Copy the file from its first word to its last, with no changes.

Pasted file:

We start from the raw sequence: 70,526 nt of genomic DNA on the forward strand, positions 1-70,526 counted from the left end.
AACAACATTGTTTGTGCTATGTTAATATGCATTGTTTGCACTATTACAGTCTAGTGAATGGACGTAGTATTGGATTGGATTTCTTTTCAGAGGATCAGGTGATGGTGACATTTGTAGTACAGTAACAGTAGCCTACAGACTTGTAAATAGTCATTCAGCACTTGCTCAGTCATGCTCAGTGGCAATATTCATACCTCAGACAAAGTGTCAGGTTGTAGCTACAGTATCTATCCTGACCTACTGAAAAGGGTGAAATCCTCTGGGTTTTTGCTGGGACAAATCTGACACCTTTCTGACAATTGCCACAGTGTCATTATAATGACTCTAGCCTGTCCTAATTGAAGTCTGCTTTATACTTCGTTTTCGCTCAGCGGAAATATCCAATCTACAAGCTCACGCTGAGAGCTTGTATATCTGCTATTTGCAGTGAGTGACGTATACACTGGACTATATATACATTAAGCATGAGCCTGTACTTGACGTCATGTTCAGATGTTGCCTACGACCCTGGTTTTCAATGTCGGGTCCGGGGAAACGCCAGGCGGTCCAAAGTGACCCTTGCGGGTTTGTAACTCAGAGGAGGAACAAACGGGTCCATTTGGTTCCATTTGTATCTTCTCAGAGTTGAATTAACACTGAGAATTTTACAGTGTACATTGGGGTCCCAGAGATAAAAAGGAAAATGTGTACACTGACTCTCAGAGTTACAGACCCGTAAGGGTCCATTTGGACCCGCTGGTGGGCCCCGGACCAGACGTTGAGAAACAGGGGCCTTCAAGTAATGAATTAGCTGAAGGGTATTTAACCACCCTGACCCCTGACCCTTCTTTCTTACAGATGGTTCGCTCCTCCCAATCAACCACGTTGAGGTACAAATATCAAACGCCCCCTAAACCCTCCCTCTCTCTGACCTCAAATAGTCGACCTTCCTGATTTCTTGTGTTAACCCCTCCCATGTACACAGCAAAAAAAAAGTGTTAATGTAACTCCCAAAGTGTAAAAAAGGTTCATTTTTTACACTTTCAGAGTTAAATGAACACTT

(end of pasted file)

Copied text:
We start from the raw sequence: 70,526 nt of genomic DNA on the forward strand, positions 1-70,526 counted from the left end.
AACAACATTGTTTGTGCTATGTTAATATGCATTGTTTGCACTATTACAGTCTAGTGAATGGACGTAGTATTGGATTGGATTTCTTTTCAGAGGATCAGGTGATGGTGACATTTGTAGTACAGTAACAGTAGCCTACAGACTTGTAAATAGTCATTCAGCACTTGCTCAGTCATGCTCAGTGGCAATATTCATACCTCAGACAAAGTGTCAGGTTGTAGCTACAGTATCTATCCTGACCTACTGAAAAGGGTGAAATCCTCTGGGTTTTTGCTGGGACAAATCTGACACCTTTCTGACAATTGCCACAGTGTCATTATAATGACTCTAGCCTGTCCTAATTGAAGTCTGCTTTATACTTCGTTTTCGCTCAGCGGAAATATCCAATCTACAAGCTCACGCTGAGAGCTTGTATATCTGCTATTTGCAGTGAGTGACGTATACACTGGACTATATATACATTAAGCATGAGCCTGTACTTGACGTCATGTTCAGATGTTGCCTACGACCCTGGTTTTCAATGTCGGGTCCGGGGAAACGCCAGGCGGTCCAAAGTGACCCTTGCGGGTTTGTAACTCAGAGGAGGAACAAACGGGTCCATTTGGTTCCATTTGTATCTTCTCAGAGTTGAATTAACACTGAGAATTTTACAGTGTACATTGGGGTCCCAGAGATAAAAAGGAAAATGTGTACACTGACTCTCAGAGTTACAGACCCGTAAGGGTCCATTTGGACCCGCTGGTGGGCCCCGGACCAGACGTTGAGAAACAGGGGCCTTCAAGTAATGAATTAGCTGAAGGGTATTTAACCACCCTGACCCCTGACCCTTCTTTCTTACAGATGGTTCGCTCCTCCCAATCAACCACGTTGAGGTACAAATATCAAACGCCCCCTAAACCCTCCCTCTCTCTGACCTCAAATAGTCGACCTTCCTGATTTCTTGTGTTAACCCCTCCCATGTACACAGCAAAAAAAAAGTGTTAATGTAACTCCCAAAGTGTAAAAAAGGTTCATTTTTTACACTTTCAGAGTTAAATGAACACTT